Don Bluth is Back: The Dragon’s Lair Animator Does Tapper

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“We didn’t know anything about videogames–that’s God’s honest truth.” That’s veteran animation director Don Bluth describing his gaming expertise before his studio created the animation for the 1983 arcade game Dragon’s Lair and its 1984 follow-up, Space Ace.

For a guy who says he was oblivious to the world of gaming, Bluth has had a lasting impact on it. The inventive and lavish animation in Lair and Ace caused a stir when they were released, and both games remain among the best-remembered ones of their era. And now, almost thirty years later, Bluth and his longtime artistic associate Gary Goldman have teamed up with Square One and Warner Bros. to create the visuals for Tapper World Tour, a jazzed-up reboot of the 1983 arcade demi-classic that came in two versions: the Budweiser-themed Tapper and the non-alcholic Root Beer Tapper. The new version, with 100 levels, rich animation and audio, and the same basic twitchy gameplay as the original–pour drinks, then send them rocketing down counters towards impatient patrons–ships for the iPhone, iPod Touch, and iPad in early spring.

As Bluth suggests, he got involved in games more or less by accident. His fledgling studio’s first feature, 1982’s The Secret of NIMH, had been a box-office disappointment, and he was looking for a project to keep his team of Disney defectors going until they could make another movie. Cinematronics approached him with the idea for Lair at precisely the right time. (Bluth eventually partnered up with Steven Spielberg’s Amblin to make 1986’s An American Tail and 1988’s The Land Before Time.)

In the early 1980s, videogame animation didn’t get much more sophisticated than the blocky 8-bit charm of Donkey Kong. Dragon’s Lair blew right past such restrictions by storing the video on a laserdisc. Bluth’s artists did full animation with pencils, paper, paint, and cels, just as if they were making a theatrical feature. The only difference was that they produced it in small chunks that played back in difference sequences based on how the Dragon’s Lair player handled the game’s joystick and buttons.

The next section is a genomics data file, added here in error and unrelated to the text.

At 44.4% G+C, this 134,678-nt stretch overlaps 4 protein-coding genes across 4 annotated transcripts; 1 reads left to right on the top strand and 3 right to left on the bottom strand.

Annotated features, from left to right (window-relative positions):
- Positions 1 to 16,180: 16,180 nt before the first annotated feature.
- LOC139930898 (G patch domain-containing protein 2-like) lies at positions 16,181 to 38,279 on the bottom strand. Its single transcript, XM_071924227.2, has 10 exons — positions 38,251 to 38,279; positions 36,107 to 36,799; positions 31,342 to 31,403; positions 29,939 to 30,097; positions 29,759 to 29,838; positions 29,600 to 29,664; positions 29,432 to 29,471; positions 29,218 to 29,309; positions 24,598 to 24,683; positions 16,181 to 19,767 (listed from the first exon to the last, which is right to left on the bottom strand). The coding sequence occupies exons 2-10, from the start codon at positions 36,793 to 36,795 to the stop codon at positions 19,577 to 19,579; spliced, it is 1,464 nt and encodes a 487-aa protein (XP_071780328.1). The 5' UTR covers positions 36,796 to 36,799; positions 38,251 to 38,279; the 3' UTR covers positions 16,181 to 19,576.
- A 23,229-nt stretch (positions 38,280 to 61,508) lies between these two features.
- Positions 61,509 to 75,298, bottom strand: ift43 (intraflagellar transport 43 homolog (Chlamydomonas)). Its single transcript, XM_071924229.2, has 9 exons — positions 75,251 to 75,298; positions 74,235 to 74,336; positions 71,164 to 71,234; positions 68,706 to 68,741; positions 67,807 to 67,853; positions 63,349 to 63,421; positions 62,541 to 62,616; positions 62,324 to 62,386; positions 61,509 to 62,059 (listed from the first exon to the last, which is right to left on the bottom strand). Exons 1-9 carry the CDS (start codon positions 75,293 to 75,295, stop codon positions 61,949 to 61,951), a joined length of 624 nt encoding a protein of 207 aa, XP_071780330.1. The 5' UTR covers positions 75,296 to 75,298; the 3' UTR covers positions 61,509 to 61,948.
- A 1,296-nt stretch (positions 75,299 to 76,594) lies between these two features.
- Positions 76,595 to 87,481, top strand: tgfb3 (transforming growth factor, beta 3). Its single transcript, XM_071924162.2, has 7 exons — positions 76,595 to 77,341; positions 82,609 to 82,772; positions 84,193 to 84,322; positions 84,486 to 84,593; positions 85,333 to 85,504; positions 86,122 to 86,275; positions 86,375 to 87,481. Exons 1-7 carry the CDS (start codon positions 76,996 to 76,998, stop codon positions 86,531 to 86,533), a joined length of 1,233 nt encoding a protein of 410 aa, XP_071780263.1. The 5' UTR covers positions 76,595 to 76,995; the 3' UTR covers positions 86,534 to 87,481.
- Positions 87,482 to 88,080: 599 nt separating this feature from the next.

The game was a quarter-gobbling hit–I still remember my jaw dropping when I saw it for the first time–but after it and Space Ace were released, as Bluth remembers it, “the gaming business went pffffft.” (A third game, Dragon’s Lair II, was finally released in 1991.) Lair and Ace never went away, though: They’ve been revived and reinvented dozens of times on different platforms, and are available today on the iPhone for 99 cents apiece, or a penny less than you’d have paid to play them twice in the arcade.

“People are still playing Dragon’s Lair,” Bluth marvels. “I can’t imagine why.”

Tapper World Tour runs on Apple’s iOS-powered gizmos, all of which are unimaginably more powerful than any arcade machine on the planet was back in the 1980s. But Bluth told me that his working methods haven’t changed all that radically in the three decades since he first worked on videogames: “Absolutely, pencils were involved.” With his work for animated features, early games, and the new Tapper he’s always wanted to illustrate human foibles, not just move things around on a screen.  Games, he says, “are more mesmerizing if the characters are interesting.”

Might there be more games in his future? Sure, if he comes across subject matter that excites his imagination: “I like the gaming industry, as long as you get the chance to do something that isn’t a shoot-’em-up. And especially if you get to make people laugh.”